Kathmandu, March 25
Higher capital requirement at banking institutions exerts pressure on promoters to closely monitor banking activities, which compels the management to maintain a discipline and, thus, reduces the cases of loan defaults, says a latest study conducted by Nepal Rastra Bank (NRB).
The working paper titled ‘Theoretical Paradigm on Bank Capital Regulation and its Impact on Bank-Borrower Behaviour’ analyses how higher capital requirement at banking institutions affects the behaviour of bankers and borrowers, and contributes to financial stability.
The paper, prepared by NRB Director Gunakar Bhatta, however, looks into a single measure of raising capital, namely fresh capital injection by investors, overlooking other means, such as mergers and acquisitions, through which core capital of banks and financial institutions could be raised.
“Raising capital is a costly affair. It requires long-term commitment from investors. Also, these investors are the ones who are paid the last, if the financial institution goes bankrupt and initiates liquidation process,” says the paper. “These reasons prompt capital owners to take extra precaution and exert pressure on bank management to increase monitoring once fresh capital has been injected. Thus, higher equity requirement should lower the loan-loss frequency at banks and contribute to preserving the financial stability.”
Global financial crisis of 2008 has reinforced the fact that financial intermediation lies at centre of economic activities. To ensure smooth financial intermediation, sound health of financial intermediaries is necessary. A banking institution can maintain sound financial health only if it has adequate level of capital.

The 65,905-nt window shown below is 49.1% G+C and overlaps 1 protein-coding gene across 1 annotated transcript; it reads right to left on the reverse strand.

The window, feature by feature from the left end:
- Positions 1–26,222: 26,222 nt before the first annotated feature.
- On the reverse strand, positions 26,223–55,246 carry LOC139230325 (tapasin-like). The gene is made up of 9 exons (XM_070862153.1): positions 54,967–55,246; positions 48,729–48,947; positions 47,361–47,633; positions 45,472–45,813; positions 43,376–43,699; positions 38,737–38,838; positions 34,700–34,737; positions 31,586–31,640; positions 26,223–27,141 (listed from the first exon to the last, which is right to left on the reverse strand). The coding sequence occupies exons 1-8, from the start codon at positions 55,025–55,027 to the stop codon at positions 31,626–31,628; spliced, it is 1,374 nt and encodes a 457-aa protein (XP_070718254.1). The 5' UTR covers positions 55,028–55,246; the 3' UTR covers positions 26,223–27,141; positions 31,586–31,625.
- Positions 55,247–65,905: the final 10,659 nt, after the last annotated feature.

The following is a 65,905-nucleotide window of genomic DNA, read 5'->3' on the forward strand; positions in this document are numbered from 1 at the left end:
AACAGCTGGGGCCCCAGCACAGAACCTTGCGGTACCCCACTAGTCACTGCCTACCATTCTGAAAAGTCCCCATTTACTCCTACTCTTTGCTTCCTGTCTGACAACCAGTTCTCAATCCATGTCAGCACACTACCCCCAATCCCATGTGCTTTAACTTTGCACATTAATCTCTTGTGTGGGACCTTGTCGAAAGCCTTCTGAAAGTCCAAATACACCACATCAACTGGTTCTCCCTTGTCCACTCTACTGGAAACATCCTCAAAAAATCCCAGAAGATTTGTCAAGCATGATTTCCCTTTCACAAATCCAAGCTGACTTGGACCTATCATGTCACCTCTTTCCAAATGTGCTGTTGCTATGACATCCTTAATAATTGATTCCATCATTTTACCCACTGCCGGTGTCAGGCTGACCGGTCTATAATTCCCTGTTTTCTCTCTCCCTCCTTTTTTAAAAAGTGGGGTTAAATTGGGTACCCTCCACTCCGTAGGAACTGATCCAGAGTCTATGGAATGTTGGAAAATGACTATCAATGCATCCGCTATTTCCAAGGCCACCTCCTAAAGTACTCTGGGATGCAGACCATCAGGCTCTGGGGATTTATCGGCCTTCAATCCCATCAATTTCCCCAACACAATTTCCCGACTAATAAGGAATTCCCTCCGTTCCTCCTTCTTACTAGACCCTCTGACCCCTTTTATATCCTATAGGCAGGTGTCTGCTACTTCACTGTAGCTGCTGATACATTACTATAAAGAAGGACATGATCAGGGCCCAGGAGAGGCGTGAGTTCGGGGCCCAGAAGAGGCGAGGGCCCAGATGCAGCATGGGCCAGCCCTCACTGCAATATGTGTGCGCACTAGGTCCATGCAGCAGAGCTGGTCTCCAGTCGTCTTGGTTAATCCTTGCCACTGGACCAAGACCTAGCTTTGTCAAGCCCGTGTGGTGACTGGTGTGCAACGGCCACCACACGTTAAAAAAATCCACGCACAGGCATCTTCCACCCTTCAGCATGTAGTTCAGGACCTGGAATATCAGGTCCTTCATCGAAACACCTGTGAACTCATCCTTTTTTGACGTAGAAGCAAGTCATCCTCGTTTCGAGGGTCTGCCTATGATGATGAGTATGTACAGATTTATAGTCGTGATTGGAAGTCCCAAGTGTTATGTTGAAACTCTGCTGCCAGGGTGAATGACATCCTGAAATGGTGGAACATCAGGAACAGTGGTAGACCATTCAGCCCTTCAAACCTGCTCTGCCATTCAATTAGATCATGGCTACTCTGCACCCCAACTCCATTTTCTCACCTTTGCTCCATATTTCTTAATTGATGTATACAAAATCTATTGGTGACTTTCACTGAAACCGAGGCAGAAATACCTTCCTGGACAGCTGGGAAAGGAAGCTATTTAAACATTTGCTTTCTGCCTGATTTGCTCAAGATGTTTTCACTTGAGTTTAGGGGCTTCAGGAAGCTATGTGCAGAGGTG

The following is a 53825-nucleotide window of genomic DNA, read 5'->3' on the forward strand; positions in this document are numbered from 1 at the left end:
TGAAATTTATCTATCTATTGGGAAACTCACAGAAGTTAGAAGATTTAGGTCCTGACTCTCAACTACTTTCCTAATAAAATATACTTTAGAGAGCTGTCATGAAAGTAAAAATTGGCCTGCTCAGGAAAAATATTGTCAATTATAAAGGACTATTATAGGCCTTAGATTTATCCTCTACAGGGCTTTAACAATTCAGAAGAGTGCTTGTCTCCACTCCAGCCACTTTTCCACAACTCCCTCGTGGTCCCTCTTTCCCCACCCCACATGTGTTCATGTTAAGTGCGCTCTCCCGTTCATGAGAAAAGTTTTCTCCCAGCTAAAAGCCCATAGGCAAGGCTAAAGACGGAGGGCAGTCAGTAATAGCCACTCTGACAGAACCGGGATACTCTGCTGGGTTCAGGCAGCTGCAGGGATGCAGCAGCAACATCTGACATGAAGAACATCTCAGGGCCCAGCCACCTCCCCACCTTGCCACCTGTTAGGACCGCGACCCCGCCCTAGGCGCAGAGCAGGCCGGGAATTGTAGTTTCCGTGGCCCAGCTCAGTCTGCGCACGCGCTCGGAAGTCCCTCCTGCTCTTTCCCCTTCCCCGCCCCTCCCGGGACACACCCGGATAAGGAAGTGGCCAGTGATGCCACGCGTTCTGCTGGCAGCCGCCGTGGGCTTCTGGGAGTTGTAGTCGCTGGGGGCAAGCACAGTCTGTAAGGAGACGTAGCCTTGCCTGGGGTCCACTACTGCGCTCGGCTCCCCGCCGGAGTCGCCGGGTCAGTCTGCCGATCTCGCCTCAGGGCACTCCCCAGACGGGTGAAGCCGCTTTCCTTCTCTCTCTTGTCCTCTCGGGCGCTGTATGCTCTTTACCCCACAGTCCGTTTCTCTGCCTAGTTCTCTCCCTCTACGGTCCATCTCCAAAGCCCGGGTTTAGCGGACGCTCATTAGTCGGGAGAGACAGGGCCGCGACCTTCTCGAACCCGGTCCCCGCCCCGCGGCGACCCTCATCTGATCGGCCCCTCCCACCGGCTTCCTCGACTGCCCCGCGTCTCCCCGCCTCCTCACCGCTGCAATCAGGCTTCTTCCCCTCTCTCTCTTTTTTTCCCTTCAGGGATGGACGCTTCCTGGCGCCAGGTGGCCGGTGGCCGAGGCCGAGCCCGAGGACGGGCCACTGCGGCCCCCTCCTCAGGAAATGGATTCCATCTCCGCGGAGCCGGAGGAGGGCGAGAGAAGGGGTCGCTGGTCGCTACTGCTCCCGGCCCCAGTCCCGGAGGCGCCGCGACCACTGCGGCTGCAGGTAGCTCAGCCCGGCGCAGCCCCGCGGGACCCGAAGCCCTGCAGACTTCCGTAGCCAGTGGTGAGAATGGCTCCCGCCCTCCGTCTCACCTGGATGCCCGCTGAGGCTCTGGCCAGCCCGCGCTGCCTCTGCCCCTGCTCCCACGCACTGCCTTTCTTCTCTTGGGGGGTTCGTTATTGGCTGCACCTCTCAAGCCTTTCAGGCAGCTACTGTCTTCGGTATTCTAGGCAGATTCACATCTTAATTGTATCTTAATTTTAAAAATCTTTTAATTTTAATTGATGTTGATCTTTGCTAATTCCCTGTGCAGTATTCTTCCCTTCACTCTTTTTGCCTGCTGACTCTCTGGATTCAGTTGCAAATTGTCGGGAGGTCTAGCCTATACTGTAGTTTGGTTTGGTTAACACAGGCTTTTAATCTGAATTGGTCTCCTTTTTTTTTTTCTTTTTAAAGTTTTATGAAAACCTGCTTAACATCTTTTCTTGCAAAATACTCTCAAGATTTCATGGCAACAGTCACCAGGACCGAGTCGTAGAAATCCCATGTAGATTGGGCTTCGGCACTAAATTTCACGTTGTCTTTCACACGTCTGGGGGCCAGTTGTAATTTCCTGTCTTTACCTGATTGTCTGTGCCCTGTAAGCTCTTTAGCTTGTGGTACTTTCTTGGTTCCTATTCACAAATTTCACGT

In other words, capital works as a cushion and averts possible insolvency of a bank as long as losses emanating from loans and other investments do not exceed the capital.
This means ‘banks and financial institutions that do not have adequate stock of capital have higher chances of failing, especially during economic downturns’.
This is because capital-stressed banks are unlikely to extend credit at times of business cycle downturn, says the paper. “If a bank does not meet financing requirement of an ongoing project, the project may discontinue operation, raising risk of loan default,” adds the paper. “Continuation of this cycle might invite systemic risk, which ultimately challenges stability of system as a whole.”
The paper broadly assumes that borrowers may default on their promise of servicing debt any time, because in a real world, ‘information is imperfect (or not everyone knows what a given individual knows), behaviour is opportunistic (or people cannot credibly commit their future actions) and perfect competition is at best an approximation’.
Since borrowers’ behaviour is prone to moral hazard, proper monitoring of banking institutions is necessary, says the paper. “Thus, a higher equity requirement exerts monitoring pressure on investors. In the end, this mechanism helps maintain discipline in the financial system.”
Moreover, the prudential capital requirement by the regulatory agency compels banks to maintain a desired level of capital adequacy, which plays a catalytic role in the allocation of bank resources, adds the paper, which has simply provided a theoretical basis in modelling behaviour of banks and borrowers in the event of higher equity requirement. “Also, prudential capital requirement preserves the interest of small depositors who cannot monitor the behaviour of banks directly.”
A version of this article appears in print on March 26, 2016 of The Himalayan Times.